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Land affected by the new Lower Thames Crossing (map: Highways Agency)
Land affected by the new Lower Thames Crossing (map: Highways Agency)

New crossing could make us cross!

CRITICISM HAS RAINED down on Tory Transport Secretary Chris Grayling MP, who has announced the route of a new Lower Thames crossing. The Government will be going ahead with “Option C”: a new tunnel going under Green Belt land and crossing under the Thames to linked the M25 (near North Ockenden in Essex) with the A2 (near Shorne in Kent).

Grayling said he expected the construction project to create more than 6,000 jobs and suggested it would boost the economy by over £8 billion. Construction would involve creating a new road from the M25 which would head south, crossing the A13 at Orsett – and a new road heading north from the Western Southern Link (which leads to the A2). The two new roads would be joined by the new tunnel.

Critics included Adam Holloway, Tory MP for the Gravesham constituency in Kent, who said that this “crazy idea” would be a “disaster for the people of Dartford”. Others have expressed concerns that the roads would destroy parts of the Green Belt and would cause problems for residents and schools in its vicinity – not least by increasing air pollution.

Grayling hoped that the new Lower Thames tunnel would ease congestion on the Dartford tunnel and Queen Elizabeth bridge – but Mike Golsby, speaking for “A Bridge Too Far”, the campaign group which had opposed Option C – doubted that traffic volumes would be reduced.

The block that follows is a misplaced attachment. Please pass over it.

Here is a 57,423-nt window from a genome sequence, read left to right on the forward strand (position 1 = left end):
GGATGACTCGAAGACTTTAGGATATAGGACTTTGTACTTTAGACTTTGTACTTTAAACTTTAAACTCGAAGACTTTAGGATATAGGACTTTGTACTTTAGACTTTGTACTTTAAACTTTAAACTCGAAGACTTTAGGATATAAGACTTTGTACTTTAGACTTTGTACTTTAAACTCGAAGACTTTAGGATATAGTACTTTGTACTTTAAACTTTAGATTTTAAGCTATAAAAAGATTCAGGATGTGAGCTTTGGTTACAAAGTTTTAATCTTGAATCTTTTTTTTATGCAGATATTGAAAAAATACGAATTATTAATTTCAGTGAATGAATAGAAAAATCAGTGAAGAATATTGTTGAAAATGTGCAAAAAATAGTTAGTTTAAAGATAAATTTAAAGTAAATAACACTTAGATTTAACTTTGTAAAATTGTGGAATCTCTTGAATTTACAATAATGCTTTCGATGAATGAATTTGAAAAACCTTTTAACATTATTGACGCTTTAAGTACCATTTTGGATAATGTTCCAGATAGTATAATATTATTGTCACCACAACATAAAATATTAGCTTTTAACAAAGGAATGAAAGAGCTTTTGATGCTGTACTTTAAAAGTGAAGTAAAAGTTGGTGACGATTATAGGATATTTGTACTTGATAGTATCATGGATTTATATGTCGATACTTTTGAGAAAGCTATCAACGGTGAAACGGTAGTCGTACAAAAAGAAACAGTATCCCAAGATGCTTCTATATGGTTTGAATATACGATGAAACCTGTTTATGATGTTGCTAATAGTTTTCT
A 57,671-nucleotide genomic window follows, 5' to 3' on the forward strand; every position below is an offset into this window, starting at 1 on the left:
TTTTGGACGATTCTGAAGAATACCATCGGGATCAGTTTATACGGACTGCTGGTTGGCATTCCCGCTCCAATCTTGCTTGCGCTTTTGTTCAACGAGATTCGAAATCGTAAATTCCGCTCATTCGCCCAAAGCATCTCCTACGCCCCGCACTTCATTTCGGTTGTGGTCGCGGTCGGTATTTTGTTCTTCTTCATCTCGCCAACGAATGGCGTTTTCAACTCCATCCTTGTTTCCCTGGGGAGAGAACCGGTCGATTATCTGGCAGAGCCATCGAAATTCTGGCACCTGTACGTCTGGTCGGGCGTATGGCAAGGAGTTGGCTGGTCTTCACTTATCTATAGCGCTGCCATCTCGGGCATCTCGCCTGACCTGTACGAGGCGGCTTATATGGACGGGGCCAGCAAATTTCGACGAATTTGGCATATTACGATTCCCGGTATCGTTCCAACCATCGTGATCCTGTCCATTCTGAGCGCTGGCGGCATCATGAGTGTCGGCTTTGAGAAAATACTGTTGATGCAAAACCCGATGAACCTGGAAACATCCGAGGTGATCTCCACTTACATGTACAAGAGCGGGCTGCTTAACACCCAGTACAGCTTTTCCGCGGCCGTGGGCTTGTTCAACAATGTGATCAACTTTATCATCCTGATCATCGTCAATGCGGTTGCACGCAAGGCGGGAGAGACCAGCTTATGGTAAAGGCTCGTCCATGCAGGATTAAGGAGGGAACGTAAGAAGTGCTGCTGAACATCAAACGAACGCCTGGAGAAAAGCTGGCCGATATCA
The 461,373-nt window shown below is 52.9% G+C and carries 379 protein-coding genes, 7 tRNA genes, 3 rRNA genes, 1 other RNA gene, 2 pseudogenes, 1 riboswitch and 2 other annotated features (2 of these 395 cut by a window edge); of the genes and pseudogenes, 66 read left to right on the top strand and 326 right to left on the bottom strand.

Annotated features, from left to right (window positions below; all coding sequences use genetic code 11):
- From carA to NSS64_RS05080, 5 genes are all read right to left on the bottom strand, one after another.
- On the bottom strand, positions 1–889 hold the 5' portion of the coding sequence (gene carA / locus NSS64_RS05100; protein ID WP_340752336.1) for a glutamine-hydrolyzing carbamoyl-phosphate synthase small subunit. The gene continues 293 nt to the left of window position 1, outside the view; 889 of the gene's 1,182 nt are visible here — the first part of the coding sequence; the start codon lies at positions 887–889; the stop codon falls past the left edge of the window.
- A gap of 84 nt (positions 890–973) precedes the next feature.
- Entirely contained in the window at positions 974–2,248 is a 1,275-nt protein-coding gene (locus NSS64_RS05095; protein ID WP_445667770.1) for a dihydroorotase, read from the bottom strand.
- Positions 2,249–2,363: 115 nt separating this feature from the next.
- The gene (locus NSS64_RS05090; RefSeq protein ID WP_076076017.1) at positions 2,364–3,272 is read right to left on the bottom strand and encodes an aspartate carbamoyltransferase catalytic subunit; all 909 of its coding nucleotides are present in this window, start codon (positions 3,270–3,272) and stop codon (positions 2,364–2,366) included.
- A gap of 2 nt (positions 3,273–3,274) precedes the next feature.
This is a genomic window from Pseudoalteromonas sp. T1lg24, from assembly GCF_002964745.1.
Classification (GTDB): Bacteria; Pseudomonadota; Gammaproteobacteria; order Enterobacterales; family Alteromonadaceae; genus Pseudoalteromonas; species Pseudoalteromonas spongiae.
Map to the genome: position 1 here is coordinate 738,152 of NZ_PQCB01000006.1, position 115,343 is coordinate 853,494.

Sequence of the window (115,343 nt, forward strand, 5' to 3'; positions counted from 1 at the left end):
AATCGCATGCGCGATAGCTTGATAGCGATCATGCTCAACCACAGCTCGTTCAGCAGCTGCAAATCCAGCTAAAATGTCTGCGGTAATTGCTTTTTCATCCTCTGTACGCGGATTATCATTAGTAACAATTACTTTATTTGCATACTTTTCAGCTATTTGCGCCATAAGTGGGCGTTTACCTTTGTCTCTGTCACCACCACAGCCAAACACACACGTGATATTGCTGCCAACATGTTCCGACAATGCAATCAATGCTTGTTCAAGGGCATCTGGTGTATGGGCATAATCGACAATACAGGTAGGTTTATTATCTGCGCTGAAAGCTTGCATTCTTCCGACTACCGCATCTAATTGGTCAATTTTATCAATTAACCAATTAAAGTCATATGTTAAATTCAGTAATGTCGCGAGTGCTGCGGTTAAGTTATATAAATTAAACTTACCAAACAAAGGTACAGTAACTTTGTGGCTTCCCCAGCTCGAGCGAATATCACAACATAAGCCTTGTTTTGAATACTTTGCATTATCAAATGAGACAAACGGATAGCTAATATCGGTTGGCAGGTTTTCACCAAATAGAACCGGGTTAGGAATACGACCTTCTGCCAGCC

Residents of Tower Hamlets and other East London boroughs will be responding to the announcement by crossing their fingers. The new crossing is likely to increase the overall volume of traffic crossing the Thames as the journey becomes easier. The Highways Agency estimates that 4.5 million lorries will use the crossing in its first year alone. The big question is: once these lorries have crossed the Thames, where will they go?

If the traffic is travelling north to south, East London will not be greatly affected. The danger is that traffic from south England, especially the Kent ports, will increase, use the three crossings that will replace the existing two – and then head into central London along the various “A” roads that go through East London, spewing out pollution as they go. The new Lower Thames Crossing should be built alongside facilities to unload lorries and bring goods into central London by rail. As yet, the Government has shown no intention to plan in that co-ordinated way.

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